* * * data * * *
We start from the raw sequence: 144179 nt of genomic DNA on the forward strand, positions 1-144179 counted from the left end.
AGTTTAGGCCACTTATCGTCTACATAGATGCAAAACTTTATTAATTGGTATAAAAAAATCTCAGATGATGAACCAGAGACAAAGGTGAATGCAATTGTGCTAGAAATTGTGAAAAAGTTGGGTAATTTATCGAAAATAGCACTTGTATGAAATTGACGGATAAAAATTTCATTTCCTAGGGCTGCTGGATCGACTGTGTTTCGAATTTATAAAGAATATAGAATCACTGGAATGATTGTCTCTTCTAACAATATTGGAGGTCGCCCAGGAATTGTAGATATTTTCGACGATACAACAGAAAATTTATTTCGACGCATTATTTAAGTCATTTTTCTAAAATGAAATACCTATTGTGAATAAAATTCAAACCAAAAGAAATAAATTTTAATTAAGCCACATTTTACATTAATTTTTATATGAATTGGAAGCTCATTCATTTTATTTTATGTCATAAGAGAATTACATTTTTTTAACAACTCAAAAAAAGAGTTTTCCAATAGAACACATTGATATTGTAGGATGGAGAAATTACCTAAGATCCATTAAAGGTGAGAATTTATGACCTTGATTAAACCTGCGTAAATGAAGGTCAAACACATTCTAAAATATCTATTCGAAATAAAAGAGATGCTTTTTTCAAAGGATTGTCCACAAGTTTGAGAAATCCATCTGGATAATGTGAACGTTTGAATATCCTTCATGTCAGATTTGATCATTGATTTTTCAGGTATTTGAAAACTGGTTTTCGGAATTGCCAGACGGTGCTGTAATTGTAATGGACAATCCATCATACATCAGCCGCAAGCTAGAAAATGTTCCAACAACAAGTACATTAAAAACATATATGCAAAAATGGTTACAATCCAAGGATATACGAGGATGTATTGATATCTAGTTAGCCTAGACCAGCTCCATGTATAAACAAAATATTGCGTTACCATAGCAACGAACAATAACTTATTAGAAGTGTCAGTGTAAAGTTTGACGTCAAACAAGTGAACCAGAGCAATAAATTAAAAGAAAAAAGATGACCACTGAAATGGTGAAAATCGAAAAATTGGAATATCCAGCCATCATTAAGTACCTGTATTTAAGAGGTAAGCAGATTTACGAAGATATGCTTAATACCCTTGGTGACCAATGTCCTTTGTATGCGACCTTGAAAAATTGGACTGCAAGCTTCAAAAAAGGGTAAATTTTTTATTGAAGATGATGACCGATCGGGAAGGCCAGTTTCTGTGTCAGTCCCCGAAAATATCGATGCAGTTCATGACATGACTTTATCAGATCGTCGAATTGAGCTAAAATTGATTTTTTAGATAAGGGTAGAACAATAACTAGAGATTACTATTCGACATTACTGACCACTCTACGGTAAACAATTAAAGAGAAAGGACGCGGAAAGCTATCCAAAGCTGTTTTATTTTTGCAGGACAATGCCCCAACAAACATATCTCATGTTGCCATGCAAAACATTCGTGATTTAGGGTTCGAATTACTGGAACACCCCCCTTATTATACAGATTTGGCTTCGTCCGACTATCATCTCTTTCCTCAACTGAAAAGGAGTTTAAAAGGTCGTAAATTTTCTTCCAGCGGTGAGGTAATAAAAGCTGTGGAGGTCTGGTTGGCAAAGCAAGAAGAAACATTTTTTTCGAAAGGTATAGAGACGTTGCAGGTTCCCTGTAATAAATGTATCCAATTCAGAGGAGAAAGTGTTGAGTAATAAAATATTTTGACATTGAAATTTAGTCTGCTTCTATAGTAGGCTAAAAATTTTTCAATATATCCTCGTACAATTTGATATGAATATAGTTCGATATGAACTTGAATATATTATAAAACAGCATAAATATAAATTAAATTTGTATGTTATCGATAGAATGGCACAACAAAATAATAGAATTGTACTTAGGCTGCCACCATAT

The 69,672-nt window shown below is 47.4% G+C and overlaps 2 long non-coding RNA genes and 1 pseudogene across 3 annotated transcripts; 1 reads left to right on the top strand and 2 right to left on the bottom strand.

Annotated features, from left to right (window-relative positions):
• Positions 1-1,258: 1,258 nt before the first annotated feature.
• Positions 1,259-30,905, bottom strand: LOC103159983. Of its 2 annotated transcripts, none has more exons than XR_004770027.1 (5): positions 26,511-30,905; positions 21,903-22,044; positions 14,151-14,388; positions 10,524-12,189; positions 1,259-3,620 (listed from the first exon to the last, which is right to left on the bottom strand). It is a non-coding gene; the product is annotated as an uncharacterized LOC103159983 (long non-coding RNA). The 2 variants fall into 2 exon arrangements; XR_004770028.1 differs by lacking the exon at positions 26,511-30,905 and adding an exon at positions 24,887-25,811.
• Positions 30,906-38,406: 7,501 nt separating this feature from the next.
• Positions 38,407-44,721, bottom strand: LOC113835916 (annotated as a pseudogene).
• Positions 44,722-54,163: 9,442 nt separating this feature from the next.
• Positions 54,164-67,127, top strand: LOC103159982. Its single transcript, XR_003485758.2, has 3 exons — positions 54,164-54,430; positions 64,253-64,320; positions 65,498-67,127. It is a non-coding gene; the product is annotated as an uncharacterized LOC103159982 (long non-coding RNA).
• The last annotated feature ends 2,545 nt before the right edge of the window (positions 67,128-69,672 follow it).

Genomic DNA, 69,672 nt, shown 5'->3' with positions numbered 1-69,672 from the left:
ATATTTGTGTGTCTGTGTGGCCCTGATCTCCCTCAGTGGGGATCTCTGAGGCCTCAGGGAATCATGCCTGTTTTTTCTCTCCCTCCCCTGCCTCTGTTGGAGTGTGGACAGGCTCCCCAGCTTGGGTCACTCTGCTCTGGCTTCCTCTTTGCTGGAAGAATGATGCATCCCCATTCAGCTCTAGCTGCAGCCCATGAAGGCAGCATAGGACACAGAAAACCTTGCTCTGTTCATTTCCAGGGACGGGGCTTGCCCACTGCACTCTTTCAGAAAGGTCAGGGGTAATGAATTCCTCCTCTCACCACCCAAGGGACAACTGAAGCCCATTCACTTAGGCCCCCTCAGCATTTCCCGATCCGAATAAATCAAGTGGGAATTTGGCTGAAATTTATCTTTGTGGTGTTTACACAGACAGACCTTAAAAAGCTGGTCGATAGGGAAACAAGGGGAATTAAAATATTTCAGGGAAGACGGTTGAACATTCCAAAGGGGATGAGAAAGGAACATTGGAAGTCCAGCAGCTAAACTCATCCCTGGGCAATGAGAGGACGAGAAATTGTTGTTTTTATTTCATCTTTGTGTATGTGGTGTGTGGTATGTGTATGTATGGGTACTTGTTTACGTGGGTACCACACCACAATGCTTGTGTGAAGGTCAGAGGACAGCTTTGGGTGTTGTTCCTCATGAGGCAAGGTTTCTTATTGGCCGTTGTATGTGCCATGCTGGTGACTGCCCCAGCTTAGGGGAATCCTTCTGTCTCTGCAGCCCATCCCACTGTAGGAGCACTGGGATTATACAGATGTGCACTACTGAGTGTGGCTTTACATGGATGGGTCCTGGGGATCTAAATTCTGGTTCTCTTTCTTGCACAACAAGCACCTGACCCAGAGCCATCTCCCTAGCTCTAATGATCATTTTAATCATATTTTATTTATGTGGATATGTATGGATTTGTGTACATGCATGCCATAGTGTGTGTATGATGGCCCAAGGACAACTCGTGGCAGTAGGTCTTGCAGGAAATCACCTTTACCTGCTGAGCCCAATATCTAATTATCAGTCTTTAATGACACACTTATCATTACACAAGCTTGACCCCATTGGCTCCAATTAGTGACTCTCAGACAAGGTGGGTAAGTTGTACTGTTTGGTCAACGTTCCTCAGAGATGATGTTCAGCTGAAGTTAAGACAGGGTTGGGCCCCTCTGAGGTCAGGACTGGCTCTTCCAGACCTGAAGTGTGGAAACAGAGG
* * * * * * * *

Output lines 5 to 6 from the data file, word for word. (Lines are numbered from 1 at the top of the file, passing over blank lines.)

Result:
• Positions 1-1,258: 1,258 nt before the first annotated feature.
• Positions 1,259-30,905, bottom strand: LOC103159983. Of its 2 annotated transcripts, none has more exons than XR_004770027.1 (5): positions 26,511-30,905; positions 21,903-22,044; positions 14,151-14,388; positions 10,524-12,189; positions 1,259-3,620 (listed from the first exon to the last, which is right to left on the bottom strand). It is a non-coding gene; the product is annotated as an uncharacterized LOC103159983 (long non-coding RNA). The 2 variants fall into 2 exon arrangements; XR_004770028.1 differs by lacking the exon at positions 26,511-30,905 and adding an exon at positions 24,887-25,811.